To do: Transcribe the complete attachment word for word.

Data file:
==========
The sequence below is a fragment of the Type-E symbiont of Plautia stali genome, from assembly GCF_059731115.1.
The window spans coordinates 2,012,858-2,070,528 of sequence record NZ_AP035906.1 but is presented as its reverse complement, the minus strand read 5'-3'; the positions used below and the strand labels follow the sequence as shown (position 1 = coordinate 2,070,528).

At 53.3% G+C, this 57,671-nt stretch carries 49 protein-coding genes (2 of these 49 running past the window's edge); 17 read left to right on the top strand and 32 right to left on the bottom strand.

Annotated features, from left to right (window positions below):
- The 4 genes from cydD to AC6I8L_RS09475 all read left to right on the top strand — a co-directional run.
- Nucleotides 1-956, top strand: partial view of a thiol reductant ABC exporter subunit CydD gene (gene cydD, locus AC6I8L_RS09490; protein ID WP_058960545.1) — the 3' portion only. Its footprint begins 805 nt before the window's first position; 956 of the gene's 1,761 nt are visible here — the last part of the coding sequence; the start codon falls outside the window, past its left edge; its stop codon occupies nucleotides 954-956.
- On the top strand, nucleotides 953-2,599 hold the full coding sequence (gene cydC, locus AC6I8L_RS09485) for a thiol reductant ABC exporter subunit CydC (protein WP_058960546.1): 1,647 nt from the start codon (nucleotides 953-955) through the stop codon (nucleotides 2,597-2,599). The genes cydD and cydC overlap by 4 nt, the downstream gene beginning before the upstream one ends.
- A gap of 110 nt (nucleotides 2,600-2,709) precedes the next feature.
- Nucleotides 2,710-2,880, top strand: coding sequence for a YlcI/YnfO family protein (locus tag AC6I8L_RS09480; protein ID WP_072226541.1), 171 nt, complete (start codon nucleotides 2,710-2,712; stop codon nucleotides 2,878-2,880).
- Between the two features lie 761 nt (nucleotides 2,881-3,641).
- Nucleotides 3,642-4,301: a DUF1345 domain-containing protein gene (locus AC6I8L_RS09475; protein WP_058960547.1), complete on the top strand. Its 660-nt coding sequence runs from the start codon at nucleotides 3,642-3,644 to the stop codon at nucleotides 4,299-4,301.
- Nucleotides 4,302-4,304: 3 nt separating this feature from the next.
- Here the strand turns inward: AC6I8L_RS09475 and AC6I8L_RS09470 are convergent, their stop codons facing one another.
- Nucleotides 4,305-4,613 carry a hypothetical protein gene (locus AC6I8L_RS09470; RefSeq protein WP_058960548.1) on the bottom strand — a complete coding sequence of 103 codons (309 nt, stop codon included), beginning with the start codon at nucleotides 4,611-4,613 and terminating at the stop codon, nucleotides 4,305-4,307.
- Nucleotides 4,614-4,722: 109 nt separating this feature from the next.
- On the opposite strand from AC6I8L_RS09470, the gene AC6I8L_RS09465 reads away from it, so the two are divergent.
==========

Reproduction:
The sequence below is a fragment of the Type-E symbiont of Plautia stali genome, from assembly GCF_059731115.1.
The window spans coordinates 2,012,858-2,070,528 of sequence record NZ_AP035906.1 but is presented as its reverse complement, the minus strand read 5'-3'; the positions used below and the strand labels follow the sequence as shown (position 1 = coordinate 2,070,528).

At 53.3% G+C, this 57,671-nt stretch carries 49 protein-coding genes (2 of these 49 running past the window's edge); 17 read left to right on the top strand and 32 right to left on the bottom strand.

Annotated features, from left to right (window positions below):
- The 4 genes from cydD to AC6I8L_RS09475 all read left to right on the top strand — a co-directional run.
- Nucleotides 1-956, top strand: partial view of a thiol reductant ABC exporter subunit CydD gene (gene cydD, locus AC6I8L_RS09490; protein ID WP_058960545.1) — the 3' portion only. Its footprint begins 805 nt before the window's first position; 956 of the gene's 1,761 nt are visible here — the last part of the coding sequence; the start codon falls outside the window, past its left edge; its stop codon occupies nucleotides 954-956.
- On the top strand, nucleotides 953-2,599 hold the full coding sequence (gene cydC, locus AC6I8L_RS09485) for a thiol reductant ABC exporter subunit CydC (protein WP_058960546.1): 1,647 nt from the start codon (nucleotides 953-955) through the stop codon (nucleotides 2,597-2,599). The genes cydD and cydC overlap by 4 nt, the downstream gene beginning before the upstream one ends.
- A gap of 110 nt (nucleotides 2,600-2,709) precedes the next feature.
- Nucleotides 2,710-2,880, top strand: coding sequence for a YlcI/YnfO family protein (locus tag AC6I8L_RS09480; protein ID WP_072226541.1), 171 nt, complete (start codon nucleotides 2,710-2,712; stop codon nucleotides 2,878-2,880).
- Between the two features lie 761 nt (nucleotides 2,881-3,641).
- Nucleotides 3,642-4,301: a DUF1345 domain-containing protein gene (locus AC6I8L_RS09475; protein WP_058960547.1), complete on the top strand. Its 660-nt coding sequence runs from the start codon at nucleotides 3,642-3,644 to the stop codon at nucleotides 4,299-4,301.
- Nucleotides 4,302-4,304: 3 nt separating this feature from the next.
- Here the strand turns inward: AC6I8L_RS09475 and AC6I8L_RS09470 are convergent, their stop codons facing one another.
- Nucleotides 4,305-4,613 carry a hypothetical protein gene (locus AC6I8L_RS09470; RefSeq protein WP_058960548.1) on the bottom strand — a complete coding sequence of 103 codons (309 nt, stop codon included), beginning with the start codon at nucleotides 4,611-4,613 and terminating at the stop codon, nucleotides 4,305-4,307.
- Nucleotides 4,614-4,722: 109 nt separating this feature from the next.
- On the opposite strand from AC6I8L_RS09470, the gene AC6I8L_RS09465 reads away from it, so the two are divergent.